The Benettons ushered in a change of guard at Italian infrastructure group Atlantia, replacing its powerful chief executive with a management committee, as they move to deal with the fallout from a deadly bridge collapse, Reuters reports.
The bridge disaster last year in Genoa claiming 43 lives brought Atlantia under heavy political pressure, with the ruling coalition 5-Star Movement calling for it to be stripped of its lucrative motorway concession.
A probe stemming from the disaster and allegations of falsified security reports on some viaducts operated by Atlantia shocked the Benetton family, who is the biggest investor in the group, and prompted it to pull support from the manager.
At a board meeting, Atlantia’s CEO Giovanni Castellucci agreed to step down after 13 years at the helm.
“We have been in state of shock since last week over what has come out from police statements,” said Luciano Benetton earlier on Tuesday.
Until a new CEO is appointed, the board has transferred executive powers to a committee made up of five directors including Atlantia’s chairman Fabio Cerchiai and Carlo Bertazzo, who serves also as chief executive of the Benettons’ holding company Edizione.
A source close to the matter said veteran manager Gianni Mion could take a seat in Atlantia’s board further down the road.
The board also appointed the company’s chief financial officer, Giancarlo Guenzi, as managing director.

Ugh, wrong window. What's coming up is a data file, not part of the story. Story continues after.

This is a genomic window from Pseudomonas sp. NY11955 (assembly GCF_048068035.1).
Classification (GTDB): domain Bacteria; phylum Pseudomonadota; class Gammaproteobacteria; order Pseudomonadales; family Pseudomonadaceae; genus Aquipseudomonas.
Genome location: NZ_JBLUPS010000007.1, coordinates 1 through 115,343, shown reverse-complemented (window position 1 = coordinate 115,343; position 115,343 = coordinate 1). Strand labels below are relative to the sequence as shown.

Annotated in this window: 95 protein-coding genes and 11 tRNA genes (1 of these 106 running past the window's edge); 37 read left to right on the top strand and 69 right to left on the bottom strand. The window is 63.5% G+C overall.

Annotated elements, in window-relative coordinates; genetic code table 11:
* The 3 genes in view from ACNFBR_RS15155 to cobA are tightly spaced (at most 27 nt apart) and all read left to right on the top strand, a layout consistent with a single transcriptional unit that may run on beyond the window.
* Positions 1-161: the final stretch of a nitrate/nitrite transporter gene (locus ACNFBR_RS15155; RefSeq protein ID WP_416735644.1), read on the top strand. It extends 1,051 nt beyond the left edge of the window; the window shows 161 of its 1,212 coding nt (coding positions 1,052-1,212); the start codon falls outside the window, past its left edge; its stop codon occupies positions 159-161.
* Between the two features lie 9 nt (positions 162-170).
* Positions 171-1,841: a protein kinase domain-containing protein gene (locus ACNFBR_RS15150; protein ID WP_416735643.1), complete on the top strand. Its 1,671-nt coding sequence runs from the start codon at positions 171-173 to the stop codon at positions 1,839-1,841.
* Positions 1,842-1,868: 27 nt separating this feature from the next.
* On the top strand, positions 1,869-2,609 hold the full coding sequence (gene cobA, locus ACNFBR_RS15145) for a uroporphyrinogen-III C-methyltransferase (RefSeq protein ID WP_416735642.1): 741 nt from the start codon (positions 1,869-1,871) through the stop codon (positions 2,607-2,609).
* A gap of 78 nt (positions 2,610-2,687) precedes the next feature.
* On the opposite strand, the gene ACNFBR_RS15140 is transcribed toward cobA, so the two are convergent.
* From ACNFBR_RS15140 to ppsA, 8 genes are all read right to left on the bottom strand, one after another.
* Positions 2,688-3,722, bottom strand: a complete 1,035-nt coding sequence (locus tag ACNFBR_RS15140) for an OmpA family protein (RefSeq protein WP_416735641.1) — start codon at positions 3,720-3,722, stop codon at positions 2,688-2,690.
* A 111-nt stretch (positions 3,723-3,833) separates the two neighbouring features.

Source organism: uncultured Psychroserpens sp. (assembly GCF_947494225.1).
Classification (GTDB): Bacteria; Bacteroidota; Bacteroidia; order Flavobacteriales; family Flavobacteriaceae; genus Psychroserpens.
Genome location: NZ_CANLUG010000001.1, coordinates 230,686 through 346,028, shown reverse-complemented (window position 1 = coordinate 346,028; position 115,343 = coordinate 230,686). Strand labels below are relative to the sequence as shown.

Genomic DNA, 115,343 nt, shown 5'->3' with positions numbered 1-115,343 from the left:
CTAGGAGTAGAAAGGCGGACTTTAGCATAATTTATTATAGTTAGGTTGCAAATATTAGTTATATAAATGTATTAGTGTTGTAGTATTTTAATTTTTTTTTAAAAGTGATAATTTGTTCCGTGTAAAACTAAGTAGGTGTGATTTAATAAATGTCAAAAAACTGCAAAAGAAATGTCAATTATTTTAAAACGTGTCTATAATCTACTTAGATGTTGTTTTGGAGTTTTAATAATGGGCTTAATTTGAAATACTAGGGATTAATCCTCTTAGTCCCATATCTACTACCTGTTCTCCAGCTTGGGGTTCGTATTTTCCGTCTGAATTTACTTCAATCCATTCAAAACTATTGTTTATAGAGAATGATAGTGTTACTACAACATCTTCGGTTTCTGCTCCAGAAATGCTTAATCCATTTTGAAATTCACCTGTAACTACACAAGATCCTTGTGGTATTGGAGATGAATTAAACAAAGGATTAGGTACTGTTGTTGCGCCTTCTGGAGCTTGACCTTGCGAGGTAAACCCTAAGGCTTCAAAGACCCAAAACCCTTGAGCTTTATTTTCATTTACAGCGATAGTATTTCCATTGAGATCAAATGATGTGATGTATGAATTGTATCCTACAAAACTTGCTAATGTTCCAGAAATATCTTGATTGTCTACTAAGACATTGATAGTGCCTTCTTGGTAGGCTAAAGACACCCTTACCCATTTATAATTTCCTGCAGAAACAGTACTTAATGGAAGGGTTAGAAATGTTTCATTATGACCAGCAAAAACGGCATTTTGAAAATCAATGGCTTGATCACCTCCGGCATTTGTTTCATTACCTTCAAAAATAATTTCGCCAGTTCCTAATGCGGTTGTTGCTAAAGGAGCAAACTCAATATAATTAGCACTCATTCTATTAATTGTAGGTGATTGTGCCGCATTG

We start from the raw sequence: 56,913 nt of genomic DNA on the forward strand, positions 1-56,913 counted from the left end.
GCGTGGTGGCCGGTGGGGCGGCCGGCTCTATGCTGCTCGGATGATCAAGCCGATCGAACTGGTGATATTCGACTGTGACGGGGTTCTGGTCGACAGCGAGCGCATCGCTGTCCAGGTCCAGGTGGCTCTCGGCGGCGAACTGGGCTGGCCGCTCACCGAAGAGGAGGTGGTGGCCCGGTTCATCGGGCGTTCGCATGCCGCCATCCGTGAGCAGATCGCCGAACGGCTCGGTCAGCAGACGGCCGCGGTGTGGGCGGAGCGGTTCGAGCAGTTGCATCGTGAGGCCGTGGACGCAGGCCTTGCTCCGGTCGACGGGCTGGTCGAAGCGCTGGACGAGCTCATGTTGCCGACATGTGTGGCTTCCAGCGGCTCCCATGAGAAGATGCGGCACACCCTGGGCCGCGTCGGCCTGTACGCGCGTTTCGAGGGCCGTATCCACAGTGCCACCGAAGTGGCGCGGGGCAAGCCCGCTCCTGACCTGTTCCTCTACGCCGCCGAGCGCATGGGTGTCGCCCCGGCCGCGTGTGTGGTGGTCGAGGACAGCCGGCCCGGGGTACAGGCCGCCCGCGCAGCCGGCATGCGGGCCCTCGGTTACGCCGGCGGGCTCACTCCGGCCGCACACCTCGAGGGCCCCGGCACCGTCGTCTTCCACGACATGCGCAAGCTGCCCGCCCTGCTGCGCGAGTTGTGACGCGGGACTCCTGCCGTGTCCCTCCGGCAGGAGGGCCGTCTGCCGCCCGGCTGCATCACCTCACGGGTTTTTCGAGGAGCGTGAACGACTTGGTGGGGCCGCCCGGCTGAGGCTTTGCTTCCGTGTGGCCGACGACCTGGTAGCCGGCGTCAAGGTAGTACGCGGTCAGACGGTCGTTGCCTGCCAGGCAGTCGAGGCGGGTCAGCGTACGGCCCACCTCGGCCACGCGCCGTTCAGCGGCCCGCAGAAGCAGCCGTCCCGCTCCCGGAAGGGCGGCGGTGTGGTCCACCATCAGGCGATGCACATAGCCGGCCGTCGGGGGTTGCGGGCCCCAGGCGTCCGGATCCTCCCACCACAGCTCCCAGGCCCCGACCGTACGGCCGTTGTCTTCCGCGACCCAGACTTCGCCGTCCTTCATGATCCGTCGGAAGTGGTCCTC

The new governance, even if temporary, marks a sea-change compared with the Castellucci-led era, when the top manager dealt with all the main negotiations.
Last year he masterminded a multibillion-euro merger with Spain’s Abertis and was negotiating a potential investment by Atlantia in the rescue of flagship carrier Alitalia.
Castellucci and other top managers at the infrastructure group are under investigation for the Genoa bridge collapse, along with officials at Italy’s transport ministry.
The outgoing manager will receive a severance package of more than 13 million euros (US$14 million), Atlantia said, adding it reserved the right withhold the payment if “clear and proven evidence of gross negligence to detriment of the group should emerge”.
Atlantia’s motorway unit Autostrade per l’Italia, which counts Chinese fund Silk Road and Allianz among its investors, runs half of Italy’s 6,000 kilometers (3,728 miles) of toll roads and generates a third of Atlantia’s core profit.
Castellucci, 60, was reappointed CEO at Atlantia last May with a new three-year mandate.
The management shake-up could help to mend fences with the Italian government and fend off the threat of losing its valuable motorway concession.
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